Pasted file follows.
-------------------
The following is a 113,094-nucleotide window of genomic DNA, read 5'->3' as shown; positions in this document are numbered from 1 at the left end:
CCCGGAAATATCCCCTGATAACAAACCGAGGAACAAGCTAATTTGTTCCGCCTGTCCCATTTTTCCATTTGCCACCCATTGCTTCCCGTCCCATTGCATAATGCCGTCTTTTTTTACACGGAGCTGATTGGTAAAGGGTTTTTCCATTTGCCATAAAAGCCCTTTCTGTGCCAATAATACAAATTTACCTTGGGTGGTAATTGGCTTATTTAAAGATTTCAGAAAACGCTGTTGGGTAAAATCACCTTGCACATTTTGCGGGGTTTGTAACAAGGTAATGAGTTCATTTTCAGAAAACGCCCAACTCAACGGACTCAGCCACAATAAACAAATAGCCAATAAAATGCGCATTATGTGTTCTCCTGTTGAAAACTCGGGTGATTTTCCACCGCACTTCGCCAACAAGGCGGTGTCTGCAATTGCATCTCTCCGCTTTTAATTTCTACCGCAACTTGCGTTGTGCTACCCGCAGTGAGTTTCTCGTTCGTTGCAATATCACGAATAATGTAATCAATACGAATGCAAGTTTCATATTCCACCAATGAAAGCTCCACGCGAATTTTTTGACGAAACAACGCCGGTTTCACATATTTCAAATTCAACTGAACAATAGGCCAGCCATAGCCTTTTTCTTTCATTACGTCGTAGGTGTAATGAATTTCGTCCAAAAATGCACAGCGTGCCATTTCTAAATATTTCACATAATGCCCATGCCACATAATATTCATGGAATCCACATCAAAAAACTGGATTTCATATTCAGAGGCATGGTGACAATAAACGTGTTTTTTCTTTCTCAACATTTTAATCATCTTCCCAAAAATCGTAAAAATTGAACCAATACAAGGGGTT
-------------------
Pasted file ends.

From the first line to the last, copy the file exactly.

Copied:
The following is a 113,094-nucleotide window of genomic DNA, read 5'->3' as shown; positions in this document are numbered from 1 at the left end:
CCCGGAAATATCCCCTGATAACAAACCGAGGAACAAGCTAATTTGTTCCGCCTGTCCCATTTTTCCATTTGCCACCCATTGCTTCCCGTCCCATTGCATAATGCCGTCTTTTTTTACACGGAGCTGATTGGTAAAGGGTTTTTCCATTTGCCATAAAAGCCCTTTCTGTGCCAATAATACAAATTTACCTTGGGTGGTAATTGGCTTATTTAAAGATTTCAGAAAACGCTGTTGGGTAAAATCACCTTGCACATTTTGCGGGGTTTGTAACAAGGTAATGAGTTCATTTTCAGAAAACGCCCAACTCAACGGACTCAGCCACAATAAACAAATAGCCAATAAAATGCGCATTATGTGTTCTCCTGTTGAAAACTCGGGTGATTTTCCACCGCACTTCGCCAACAAGGCGGTGTCTGCAATTGCATCTCTCCGCTTTTAATTTCTACCGCAACTTGCGTTGTGCTACCCGCAGTGAGTTTCTCGTTCGTTGCAATATCACGAATAATGTAATCAATACGAATGCAAGTTTCATATTCCACCAATGAAAGCTCCACGCGAATTTTTTGACGAAACAACGCCGGTTTCACATATTTCAAATTCAACTGAACAATAGGCCAGCCATAGCCTTTTTCTTTCATTACGTCGTAGGTGTAATGAATTTCGTCCAAAAATGCACAGCGTGCCATTTCTAAATATTTCACATAATGCCCATGCCACATAATATTCATGGAATCCACATCAAAAAACTGGATTTCATATTCAGAGGCATGGTGACAATAAACGTGTTTTTTCTTTCTCAACATTTTAATCATCTTCCCAAAAATCGTAAAAATTGAACCAATACAAGGGGTT